I'm looking for schematics on a 2000 Ford F150 Air Conditioning system. I have purchased a red tek kit to recharge the system but would like to know that I'm hooking it up right before I charge it. I don't want to be into a big dollar fix just because I wasn't 100% sure before I start!
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Re: Ford F150 AC
If it is a 134a system the port should be on the right side near the drierit should have a blue cap on it the high side should be near the front of vehicle near the condensor. the low side pressur should be 30-35 psi high side should be 130-150psi. do you have quick connects?---are the gauges for 134a it should say on the face of the guage.
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I believe the recharging of air conditioning needs the appropriate tool. You may not be able to recharge the system yourself.
Also, be very careful, you can be blinded if an attempted refill goes wrong. I am aeare of a few cases.
1Start the recharging process with any left over freon you may still have. Open the Civic's hood and attach the kit to the Civic's low side port. Then, set the kit onto a place in the engine compartment where nothing can move or shift once the engine has been cranked.
2Start the Civic and let the engine run until it reaches its normal operational temperature.
Single Pressure Gauges for Indl., Commercial & Specialty Uses
3Turn on the airconditioning to its coldest and hardest-blowing settings. Place a thermometer into one of the Civic's air conditioning vents and monitor how the temperature drops. Once the air conditioning's temperature reaches a level, constant degree, remove the thermometer.
4Open all four doors on the Civic. This will allow any colder air generated to escape, and this will keep the Civic's air conditioning for accidentally cycling off while you recharge the refrigerant levels.
5Turn the recharging kit's valve all the way down and let the refrigerant charge into the Civic's air conditioning periodically, shut the valve and look at the kit's gauge. This will allow you to monitor the recharging process. Allow at least one minute to elapse between refrigerant charges into the system.
6Shut the valve of the canister, once it has become depleted. Disconnect the kit from the low side port.
7Detach the hose, gauge, and valve from the empty canister and attach them to a new canister of refrigerant. Reattach the kit's hose to the Civic's low side port and continue recharging the system, allowing a minute between individual charges. The can itself can potentially grow very cold and hard to hold, even with gloves. Should this happen, wrap the can in a towel warmed in water. Ring out excess water before wrapping the canister.
8Place you thermometer into one of the Civic's air conditioning ducts. Keep an eye on the falling temperature within the Civic's air conditioning system. The system is charged when the temperature hits 40 degrees. Also, within the engine compartment, the Civic's air conditioning aluminum tubing become uniformly cold.
9Shut the recharging kit's valve and remove the kit from the low side port, once the system has been successfully recharged. Shut down the Civic's air conditioning, turn the engine off, and remove your key from the Civic's ignition. Also, shut all the doors
Air conditioning uses CFC gasses to cool air. These gasses, should they be released into the atmosphere, could cause harm to the environment. Most countries mandate that a qualified person carry out the maintenance work.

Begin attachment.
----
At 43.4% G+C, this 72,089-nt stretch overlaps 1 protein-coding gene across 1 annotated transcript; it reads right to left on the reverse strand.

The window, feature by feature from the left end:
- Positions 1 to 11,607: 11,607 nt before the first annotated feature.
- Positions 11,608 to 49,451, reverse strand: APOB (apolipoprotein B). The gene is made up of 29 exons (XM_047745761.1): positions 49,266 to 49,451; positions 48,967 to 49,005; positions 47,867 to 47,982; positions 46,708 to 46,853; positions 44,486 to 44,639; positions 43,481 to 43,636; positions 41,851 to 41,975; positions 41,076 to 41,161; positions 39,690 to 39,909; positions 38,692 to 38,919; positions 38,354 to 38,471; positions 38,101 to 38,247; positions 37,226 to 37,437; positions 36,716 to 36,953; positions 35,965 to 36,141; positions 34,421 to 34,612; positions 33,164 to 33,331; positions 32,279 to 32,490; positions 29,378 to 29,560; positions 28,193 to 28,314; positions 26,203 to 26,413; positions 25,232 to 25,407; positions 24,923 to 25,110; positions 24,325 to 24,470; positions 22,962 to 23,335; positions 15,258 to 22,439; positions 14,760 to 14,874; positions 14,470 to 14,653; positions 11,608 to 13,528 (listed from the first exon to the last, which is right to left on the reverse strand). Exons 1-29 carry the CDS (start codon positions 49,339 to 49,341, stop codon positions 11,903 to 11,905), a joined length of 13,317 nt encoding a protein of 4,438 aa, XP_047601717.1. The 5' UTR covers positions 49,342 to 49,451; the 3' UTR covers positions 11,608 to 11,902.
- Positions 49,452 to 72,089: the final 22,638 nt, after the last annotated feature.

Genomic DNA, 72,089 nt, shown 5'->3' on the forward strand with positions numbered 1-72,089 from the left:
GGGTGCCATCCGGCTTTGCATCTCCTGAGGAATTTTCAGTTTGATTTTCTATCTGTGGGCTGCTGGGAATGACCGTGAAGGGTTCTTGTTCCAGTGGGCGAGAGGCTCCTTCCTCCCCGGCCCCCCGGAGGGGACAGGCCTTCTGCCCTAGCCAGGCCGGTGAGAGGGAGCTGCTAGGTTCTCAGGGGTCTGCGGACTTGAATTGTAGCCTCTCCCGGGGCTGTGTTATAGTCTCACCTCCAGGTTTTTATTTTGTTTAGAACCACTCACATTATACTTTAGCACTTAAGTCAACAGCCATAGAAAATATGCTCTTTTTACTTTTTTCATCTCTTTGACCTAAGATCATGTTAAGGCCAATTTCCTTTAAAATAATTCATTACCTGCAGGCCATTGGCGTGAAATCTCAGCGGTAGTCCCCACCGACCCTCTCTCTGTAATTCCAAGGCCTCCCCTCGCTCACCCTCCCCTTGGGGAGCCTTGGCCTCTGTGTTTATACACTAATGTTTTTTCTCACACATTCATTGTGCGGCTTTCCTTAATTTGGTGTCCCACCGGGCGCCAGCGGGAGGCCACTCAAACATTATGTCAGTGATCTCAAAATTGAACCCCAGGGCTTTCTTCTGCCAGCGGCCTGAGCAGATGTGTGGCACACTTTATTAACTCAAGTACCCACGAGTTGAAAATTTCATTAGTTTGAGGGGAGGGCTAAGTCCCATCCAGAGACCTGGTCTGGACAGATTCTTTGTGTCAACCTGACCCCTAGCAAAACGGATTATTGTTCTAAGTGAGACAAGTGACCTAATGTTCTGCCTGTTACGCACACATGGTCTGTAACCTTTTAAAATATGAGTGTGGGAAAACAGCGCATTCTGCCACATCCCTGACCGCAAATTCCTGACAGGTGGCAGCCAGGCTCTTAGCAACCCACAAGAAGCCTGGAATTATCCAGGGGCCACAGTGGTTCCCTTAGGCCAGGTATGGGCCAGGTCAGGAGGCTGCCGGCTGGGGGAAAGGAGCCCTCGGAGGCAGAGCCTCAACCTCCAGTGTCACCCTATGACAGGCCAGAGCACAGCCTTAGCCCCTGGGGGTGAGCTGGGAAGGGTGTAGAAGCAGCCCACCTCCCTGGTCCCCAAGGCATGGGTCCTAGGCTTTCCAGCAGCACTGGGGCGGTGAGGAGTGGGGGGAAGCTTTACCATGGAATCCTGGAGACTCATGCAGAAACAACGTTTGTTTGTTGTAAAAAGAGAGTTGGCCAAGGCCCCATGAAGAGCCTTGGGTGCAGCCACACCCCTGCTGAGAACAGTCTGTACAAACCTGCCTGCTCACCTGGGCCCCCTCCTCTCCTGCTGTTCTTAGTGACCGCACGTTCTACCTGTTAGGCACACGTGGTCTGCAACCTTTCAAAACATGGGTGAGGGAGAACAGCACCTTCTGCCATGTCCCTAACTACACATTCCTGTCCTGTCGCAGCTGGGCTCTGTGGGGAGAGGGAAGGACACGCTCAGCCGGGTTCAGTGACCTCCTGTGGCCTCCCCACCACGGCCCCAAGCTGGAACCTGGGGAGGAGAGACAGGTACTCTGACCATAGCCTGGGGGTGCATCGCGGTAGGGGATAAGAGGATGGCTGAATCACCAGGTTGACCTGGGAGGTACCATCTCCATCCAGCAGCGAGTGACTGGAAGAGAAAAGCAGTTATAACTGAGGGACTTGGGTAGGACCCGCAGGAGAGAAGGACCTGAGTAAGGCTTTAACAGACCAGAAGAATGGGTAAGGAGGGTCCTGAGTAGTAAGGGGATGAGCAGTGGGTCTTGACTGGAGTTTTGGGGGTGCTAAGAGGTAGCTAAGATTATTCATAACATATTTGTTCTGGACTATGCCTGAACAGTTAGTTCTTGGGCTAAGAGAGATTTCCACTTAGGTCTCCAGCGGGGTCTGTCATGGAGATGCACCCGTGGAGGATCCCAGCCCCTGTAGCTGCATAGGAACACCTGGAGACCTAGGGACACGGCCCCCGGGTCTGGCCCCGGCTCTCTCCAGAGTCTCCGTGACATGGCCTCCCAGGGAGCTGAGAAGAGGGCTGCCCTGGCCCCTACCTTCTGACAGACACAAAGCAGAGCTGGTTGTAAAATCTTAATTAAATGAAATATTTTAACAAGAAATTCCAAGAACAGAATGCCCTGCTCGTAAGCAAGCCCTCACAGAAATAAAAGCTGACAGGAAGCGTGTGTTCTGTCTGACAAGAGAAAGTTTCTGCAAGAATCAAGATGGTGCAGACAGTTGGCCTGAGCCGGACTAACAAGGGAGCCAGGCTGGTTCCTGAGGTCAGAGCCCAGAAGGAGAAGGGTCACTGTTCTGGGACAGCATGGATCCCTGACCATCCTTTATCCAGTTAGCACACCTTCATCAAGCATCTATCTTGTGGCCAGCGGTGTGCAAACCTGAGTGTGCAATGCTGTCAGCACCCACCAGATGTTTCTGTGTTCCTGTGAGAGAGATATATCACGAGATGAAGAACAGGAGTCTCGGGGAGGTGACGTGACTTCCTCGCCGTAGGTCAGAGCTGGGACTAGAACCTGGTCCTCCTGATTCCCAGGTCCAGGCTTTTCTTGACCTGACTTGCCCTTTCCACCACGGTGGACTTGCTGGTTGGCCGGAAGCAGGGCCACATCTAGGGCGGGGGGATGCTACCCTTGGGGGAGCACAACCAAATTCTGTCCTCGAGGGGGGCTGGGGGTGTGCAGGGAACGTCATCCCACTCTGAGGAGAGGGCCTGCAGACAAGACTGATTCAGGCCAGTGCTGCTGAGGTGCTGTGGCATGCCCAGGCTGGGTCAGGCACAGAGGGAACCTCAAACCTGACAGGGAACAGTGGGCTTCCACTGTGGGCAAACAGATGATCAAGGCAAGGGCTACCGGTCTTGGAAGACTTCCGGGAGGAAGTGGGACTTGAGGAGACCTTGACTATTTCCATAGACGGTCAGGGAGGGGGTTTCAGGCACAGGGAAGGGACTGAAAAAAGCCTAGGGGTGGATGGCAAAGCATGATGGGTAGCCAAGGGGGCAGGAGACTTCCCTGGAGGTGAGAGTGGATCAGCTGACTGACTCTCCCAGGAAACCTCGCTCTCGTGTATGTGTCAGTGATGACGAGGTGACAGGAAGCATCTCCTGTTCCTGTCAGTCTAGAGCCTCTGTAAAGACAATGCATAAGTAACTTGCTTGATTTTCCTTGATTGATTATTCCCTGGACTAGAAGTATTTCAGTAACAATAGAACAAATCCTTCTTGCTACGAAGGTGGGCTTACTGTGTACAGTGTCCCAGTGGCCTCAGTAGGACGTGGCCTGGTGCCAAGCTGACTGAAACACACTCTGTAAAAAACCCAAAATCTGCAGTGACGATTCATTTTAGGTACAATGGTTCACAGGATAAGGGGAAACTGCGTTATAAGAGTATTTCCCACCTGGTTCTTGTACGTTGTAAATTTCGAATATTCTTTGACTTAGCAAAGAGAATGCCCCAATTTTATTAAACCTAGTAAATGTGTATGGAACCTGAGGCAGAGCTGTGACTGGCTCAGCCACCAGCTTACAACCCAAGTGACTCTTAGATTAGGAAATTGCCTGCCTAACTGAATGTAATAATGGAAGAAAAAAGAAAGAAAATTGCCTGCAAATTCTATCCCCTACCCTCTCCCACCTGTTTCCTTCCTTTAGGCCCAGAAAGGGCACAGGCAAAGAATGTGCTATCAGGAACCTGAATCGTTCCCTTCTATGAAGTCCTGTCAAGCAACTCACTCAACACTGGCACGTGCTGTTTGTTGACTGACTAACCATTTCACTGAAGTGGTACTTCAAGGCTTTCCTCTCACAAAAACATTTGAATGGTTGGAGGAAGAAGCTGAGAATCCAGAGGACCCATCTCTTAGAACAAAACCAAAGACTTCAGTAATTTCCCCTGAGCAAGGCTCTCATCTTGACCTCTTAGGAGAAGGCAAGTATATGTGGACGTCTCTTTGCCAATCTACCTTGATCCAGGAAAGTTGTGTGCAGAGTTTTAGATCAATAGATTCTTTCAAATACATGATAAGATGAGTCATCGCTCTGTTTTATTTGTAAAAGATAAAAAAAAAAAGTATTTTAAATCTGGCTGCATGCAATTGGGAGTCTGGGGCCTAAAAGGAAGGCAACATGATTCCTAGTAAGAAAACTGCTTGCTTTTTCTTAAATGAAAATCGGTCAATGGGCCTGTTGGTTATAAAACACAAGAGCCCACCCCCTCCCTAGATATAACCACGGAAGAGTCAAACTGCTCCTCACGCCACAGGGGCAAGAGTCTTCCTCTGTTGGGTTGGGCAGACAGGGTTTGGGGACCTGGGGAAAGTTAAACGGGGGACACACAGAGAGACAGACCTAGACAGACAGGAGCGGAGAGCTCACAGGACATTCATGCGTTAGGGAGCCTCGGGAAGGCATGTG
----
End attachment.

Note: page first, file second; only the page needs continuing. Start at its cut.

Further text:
If you live in a country that allows DIY AC recharging, there are kits available to cycle out old gas and cycle in new gas. You need to get the right refrigerant for your car, and most codes can be found online.
A/C system needs to be recharged or repaired. Look in the yellow pages under auto repair and find shops with "radiator" in their ads, call them and ask them if they service air conditioning. If the system is shot, they can tell you before you pay for a worthless recharge. The car is 10 years old and many components in that system can be beyond their service life.
The real answer to your question is yes, the kit may work. Here is why you shouldn't use a recharge kit:
Theoretically, your vehicle's refrigerant (R134a) should last forever. Your AC system is a sealed unit and the refrigerant never gets used up. The only way you can lose refrigerant is by it leaking out of the system.
However, if your refrigerant can leak out then air and contaminates can get in. This is bad. A recharge kit simply injects refrigerant into the system. It doesn't evacuate the system of any air and contaminates.This is critical. Your AC system should be hooked up to an AC machine in order to evacuate out all of the air and contaminates in the system. The machine will then hold a vacuum on the system to verify its integrity.Finally, the machine is able to inject new compressor oil that also contains a dye that will enable the leak to be located.
If you use that recharge kit, you stand the chance of over pressurizing the AC system and causing premature compressor failure. This can be very expensive. Paying a reputable shop to evacuate and recharge your AC system is much less expensive.
If your AC system hasn't operated in over 6 months, it's especially critical that you have the repair to your AC system performed correctly. Your AC system's seals may have dried out and the new compressor oil will be critical in helping to recondition those seals or the seals may need to be replaced.
Good luck and hope this helps. keep me posted if you need help to recharge the system.
Sounds like the A/C system just needs to be recharged. When was the last time you had this done? Just take it in to your mechanic and he can do it for you and if that's not it for some reason, then he will be able to find the problem but most likely you need more freon added.